Measuring the Change
using prevalence data providing the widest temporal coverage of the most complete and comparable measures available by ICLS standards.
Child labour data is provided for 2006 and does cover the full statistical definition. There is no change to report.
Best Target 8.7 Data: Child Labour Rate
The data visualization displays yearly child labour statistics based on a variety of nationally-representative household surveys. All years of data hold up to standards set by interagency collaboration between ILO, UNICEF and World Bank, though, in some cases are not perfectly comparable between years. Detailed information on each data point is provided in the Measurement tab (above).
- Child labour: ILO/UNICEF data
- Forced labour: No nationally representative data
- Human trafficking: No nationally representative data
Human Development Index Score: 0.796 (2019)
Mean School Years: 11.0 years (2019)
Vulnerable Employment: 18.1% (2018)
Working Poverty Rate: 0.0% (2020)
- ILO Protocol of 2014 to the Forced Labour Convention, P029: Not Ratified
- ILO Worst Forms of Child Labour Convention, C182: Ratified 2003
- UN Protocol to Prevent, Suppress and Punish Trafficking in Persons, Especially Women and Children (Palermo Protocol): Ratified 2007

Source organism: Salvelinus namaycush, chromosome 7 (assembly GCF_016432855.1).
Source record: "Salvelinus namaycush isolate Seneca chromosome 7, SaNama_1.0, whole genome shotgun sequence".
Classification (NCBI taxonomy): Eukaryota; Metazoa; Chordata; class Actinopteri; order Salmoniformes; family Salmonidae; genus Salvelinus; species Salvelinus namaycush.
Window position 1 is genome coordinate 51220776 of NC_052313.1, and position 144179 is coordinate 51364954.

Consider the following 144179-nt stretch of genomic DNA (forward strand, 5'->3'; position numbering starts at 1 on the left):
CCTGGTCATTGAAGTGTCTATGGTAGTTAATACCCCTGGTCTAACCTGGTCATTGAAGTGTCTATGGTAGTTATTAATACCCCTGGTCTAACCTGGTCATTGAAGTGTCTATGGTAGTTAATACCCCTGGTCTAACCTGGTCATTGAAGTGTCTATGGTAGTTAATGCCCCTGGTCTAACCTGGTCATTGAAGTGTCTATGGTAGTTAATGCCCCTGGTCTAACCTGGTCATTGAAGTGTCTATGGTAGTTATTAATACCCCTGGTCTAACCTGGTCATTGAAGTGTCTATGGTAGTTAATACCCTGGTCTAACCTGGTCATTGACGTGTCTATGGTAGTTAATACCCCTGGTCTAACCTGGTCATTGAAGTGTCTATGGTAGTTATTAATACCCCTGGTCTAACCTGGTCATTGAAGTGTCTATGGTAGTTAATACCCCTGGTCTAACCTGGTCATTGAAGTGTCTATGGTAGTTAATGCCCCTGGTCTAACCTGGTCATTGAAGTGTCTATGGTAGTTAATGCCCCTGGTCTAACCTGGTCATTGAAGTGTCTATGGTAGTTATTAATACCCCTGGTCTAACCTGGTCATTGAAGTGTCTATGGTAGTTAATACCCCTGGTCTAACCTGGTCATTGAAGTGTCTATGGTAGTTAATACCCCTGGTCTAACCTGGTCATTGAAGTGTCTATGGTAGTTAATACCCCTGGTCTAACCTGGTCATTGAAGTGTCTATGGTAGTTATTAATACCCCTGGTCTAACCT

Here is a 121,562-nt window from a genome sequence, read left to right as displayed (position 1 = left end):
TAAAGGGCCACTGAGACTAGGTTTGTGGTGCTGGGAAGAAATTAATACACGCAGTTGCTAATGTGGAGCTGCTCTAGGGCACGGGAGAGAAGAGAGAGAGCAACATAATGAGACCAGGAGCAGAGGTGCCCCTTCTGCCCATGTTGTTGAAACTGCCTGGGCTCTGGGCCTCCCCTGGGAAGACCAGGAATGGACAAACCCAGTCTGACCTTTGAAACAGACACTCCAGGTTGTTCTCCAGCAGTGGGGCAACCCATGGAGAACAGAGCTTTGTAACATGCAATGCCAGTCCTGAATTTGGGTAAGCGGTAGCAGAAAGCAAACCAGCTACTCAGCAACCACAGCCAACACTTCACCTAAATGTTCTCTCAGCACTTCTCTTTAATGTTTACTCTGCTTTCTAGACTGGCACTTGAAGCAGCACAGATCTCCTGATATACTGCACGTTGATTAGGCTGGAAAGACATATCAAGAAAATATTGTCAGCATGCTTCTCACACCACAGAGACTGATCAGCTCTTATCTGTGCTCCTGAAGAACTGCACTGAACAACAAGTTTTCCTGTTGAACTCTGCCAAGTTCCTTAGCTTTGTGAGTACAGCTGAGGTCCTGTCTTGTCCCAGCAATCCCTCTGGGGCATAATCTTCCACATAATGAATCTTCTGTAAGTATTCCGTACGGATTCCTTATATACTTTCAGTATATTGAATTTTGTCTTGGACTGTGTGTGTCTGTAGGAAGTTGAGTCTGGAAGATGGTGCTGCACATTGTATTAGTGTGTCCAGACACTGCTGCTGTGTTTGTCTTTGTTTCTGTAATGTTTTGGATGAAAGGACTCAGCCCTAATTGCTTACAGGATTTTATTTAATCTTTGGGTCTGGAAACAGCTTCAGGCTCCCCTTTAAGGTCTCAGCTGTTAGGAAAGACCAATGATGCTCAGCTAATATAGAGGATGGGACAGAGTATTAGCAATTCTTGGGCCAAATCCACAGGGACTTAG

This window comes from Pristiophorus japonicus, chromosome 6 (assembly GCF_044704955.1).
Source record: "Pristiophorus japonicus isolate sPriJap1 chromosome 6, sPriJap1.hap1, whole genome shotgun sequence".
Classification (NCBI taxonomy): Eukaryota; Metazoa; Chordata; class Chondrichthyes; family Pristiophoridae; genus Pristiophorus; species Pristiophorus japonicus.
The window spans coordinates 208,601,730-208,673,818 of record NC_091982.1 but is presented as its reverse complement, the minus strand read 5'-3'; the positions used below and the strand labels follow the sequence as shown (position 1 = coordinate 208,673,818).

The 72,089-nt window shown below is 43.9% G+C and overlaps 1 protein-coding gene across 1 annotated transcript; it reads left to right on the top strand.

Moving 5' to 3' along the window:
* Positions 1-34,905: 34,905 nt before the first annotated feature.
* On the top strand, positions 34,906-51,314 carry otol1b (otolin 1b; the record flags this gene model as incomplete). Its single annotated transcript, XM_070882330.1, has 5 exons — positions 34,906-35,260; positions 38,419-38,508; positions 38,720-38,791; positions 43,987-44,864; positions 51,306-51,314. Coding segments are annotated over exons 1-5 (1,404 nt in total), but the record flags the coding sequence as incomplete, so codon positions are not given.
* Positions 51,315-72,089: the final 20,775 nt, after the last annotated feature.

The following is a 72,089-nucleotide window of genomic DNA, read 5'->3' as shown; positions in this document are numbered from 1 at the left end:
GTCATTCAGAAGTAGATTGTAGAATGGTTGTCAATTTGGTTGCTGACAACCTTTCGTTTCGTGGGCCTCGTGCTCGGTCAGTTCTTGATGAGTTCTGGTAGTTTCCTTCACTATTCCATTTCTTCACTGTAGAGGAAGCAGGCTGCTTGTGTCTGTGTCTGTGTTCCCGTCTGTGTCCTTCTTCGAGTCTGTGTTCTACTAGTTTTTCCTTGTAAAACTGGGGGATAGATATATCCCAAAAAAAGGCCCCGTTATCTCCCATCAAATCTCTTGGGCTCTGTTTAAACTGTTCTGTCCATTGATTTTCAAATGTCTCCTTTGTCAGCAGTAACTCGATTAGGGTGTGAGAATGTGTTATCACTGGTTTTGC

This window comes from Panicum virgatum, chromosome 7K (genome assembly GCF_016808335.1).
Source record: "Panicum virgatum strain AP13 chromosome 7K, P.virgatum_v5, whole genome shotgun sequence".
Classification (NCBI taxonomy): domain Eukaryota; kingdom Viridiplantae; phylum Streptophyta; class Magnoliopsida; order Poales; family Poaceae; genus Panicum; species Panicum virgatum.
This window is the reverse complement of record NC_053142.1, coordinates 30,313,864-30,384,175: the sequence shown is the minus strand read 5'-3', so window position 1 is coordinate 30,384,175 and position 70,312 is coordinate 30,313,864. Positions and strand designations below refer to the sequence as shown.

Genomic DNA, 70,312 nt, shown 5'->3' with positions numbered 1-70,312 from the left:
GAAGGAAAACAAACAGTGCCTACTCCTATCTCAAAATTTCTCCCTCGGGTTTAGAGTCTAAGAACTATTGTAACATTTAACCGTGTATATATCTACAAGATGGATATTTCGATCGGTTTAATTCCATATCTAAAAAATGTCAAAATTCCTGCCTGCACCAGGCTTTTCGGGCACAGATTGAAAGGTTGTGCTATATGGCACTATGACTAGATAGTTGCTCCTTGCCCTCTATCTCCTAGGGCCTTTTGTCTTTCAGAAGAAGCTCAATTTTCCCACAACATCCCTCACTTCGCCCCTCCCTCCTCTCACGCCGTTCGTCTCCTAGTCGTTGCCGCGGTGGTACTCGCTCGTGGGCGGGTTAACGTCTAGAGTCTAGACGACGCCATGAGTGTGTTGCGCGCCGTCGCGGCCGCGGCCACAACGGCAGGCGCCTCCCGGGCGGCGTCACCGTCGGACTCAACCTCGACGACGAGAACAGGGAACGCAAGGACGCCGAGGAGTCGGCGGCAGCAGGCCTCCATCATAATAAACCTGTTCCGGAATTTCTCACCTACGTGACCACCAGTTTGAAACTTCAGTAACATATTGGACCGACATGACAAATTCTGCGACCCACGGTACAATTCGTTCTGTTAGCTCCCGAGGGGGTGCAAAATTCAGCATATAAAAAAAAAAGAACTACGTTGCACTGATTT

Social Protection Coverage
General (at least one): No data
Unemployed: No data
Pension: 98.4% (2009)
Vulnerable: No data
Children: No data
Disabled: No data
Poor: No data
Measurement of child labour prevalence has evolved considerably over the past two decades. Estimates of child labour incidence are more robust and exist for more countries than any other form of exploitation falling under SDG Target 8.7.
Child Labour Rate, Aged 5-17 (Source: ILO)
Based on the international conventions and the International Conference of Labour Statisticians (ICLS) resolution, and consistent with the approach utilized in the ILO global child labour estimates exercise, the statistical definition of child labour used includes:
a) children aged 5-11 years in all forms of economic activity;
b) children aged 12-14 years in all forms of economic activity except permissible “light” work;
c) children and adolescents aged 15-17 years in hazardous work; and
d) children aged 5-14 years performing household chores for at least 21 hours per week.
In Trinidad and Tobago, data on the percentage of child labourers is provided for 2006. The measure provided for 2006 does not cover the full definition of hazardous work, but uses a reduced definition.
The chart displays differences in the percentage of children aged 5-17 in child labour by sex. Complete disaggregated data to compare groups is not provided.
Children in Hazardous Work, Aged 5-14 (Source: ILO)
Hazardous child labour is the largest category of the worst forms of child labour with an estimated 73 million children aged 5-17 working in dangerous conditions in a wide range of sectors. Worldwide, the ILO estimates that some 22,000 children are killed at work every year.
In Trinidad and Tobago, the latest estimates show that 0.1 percent of children aged 5-14 were engaged in hazardous work in 2000. The measure provided for 2000 does not cover the full definition of hazardous work, but uses a reduced definition.
The chart displays differences in the percentage of children aged 5-14 in hazardous labour by sex. Complete disaggregated data to compare groups is not provided.
Children in Hazardous Work, Aged 15-17 (Source: ILO)